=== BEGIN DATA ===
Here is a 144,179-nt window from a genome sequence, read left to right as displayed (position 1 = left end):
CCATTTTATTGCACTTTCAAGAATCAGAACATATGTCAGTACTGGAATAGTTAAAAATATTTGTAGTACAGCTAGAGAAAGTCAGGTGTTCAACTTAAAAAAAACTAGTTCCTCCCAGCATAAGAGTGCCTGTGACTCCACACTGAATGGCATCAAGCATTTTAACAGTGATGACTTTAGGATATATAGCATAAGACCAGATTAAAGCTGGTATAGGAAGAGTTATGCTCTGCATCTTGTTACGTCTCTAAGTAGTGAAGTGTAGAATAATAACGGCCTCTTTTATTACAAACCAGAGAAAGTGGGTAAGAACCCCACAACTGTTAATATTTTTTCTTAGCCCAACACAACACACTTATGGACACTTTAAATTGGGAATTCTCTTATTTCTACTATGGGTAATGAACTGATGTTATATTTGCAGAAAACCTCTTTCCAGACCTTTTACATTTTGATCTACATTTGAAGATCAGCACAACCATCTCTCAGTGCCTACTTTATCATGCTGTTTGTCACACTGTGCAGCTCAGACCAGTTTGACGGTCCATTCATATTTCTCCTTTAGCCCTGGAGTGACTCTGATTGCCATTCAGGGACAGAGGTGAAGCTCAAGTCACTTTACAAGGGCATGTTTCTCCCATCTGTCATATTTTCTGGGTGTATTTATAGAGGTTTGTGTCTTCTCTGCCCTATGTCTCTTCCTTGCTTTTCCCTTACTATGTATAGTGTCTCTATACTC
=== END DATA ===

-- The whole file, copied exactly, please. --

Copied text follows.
Here is a 144,179-nt window from a genome sequence, read left to right as displayed (position 1 = left end):
CCATTTTATTGCACTTTCAAGAATCAGAACATATGTCAGTACTGGAATAGTTAAAAATATTTGTAGTACAGCTAGAGAAAGTCAGGTGTTCAACTTAAAAAAAACTAGTTCCTCCCAGCATAAGAGTGCCTGTGACTCCACACTGAATGGCATCAAGCATTTTAACAGTGATGACTTTAGGATATATAGCATAAGACCAGATTAAAGCTGGTATAGGAAGAGTTATGCTCTGCATCTTGTTACGTCTCTAAGTAGTGAAGTGTAGAATAATAACGGCCTCTTTTATTACAAACCAGAGAAAGTGGGTAAGAACCCCACAACTGTTAATATTTTTTCTTAGCCCAACACAACACACTTATGGACACTTTAAATTGGGAATTCTCTTATTTCTACTATGGGTAATGAACTGATGTTATATTTGCAGAAAACCTCTTTCCAGACCTTTTACATTTTGATCTACATTTGAAGATCAGCACAACCATCTCTCAGTGCCTACTTTATCATGCTGTTTGTCACACTGTGCAGCTCAGACCAGTTTGACGGTCCATTCATATTTCTCCTTTAGCCCTGGAGTGACTCTGATTGCCATTCAGGGACAGAGGTGAAGCTCAAGTCACTTTACAAGGGCATGTTTCTCCCATCTGTCATATTTTCTGGGTGTATTTATAGAGGTTTGTGTCTTCTCTGCCCTATGTCTCTTCCTTGCTTTTCCCTTACTATGTATAGTGTCTCTATACTC